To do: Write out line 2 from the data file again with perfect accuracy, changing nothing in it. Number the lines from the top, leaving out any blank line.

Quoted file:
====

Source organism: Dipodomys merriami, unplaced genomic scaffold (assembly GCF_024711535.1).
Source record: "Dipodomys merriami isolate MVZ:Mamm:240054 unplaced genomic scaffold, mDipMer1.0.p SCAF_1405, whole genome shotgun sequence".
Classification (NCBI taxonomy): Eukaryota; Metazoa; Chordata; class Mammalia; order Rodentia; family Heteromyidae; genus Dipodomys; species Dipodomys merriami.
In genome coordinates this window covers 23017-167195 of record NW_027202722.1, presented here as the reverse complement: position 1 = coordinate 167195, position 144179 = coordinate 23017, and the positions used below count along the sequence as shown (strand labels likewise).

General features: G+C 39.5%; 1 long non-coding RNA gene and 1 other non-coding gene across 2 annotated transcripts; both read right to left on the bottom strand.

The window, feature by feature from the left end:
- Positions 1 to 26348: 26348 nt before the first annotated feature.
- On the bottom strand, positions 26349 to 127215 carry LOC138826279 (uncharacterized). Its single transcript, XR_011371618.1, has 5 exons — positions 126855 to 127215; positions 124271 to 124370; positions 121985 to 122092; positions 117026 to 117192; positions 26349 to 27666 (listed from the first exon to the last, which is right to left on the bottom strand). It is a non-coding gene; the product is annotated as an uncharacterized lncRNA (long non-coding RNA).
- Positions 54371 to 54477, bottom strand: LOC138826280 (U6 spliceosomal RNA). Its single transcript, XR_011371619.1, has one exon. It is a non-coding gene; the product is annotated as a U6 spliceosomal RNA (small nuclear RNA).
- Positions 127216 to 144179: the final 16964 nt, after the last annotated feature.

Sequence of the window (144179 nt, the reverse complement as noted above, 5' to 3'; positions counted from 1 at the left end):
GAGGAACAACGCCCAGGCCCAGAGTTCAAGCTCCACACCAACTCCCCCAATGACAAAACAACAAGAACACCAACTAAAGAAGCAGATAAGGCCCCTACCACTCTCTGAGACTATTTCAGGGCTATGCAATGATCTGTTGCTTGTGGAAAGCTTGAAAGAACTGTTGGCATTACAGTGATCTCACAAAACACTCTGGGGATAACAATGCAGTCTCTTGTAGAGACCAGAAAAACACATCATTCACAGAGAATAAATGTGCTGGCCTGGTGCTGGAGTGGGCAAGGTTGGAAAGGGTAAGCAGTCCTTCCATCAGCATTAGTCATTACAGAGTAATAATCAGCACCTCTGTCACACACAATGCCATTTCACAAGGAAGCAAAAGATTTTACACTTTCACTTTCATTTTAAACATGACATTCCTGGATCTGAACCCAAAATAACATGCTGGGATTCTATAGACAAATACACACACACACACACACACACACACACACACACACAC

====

Source record: "Dipodomys merriami isolate MVZ:Mamm:240054 unplaced genomic scaffold, mDipMer1.0.p SCAF_1405, whole genome shotgun sequence".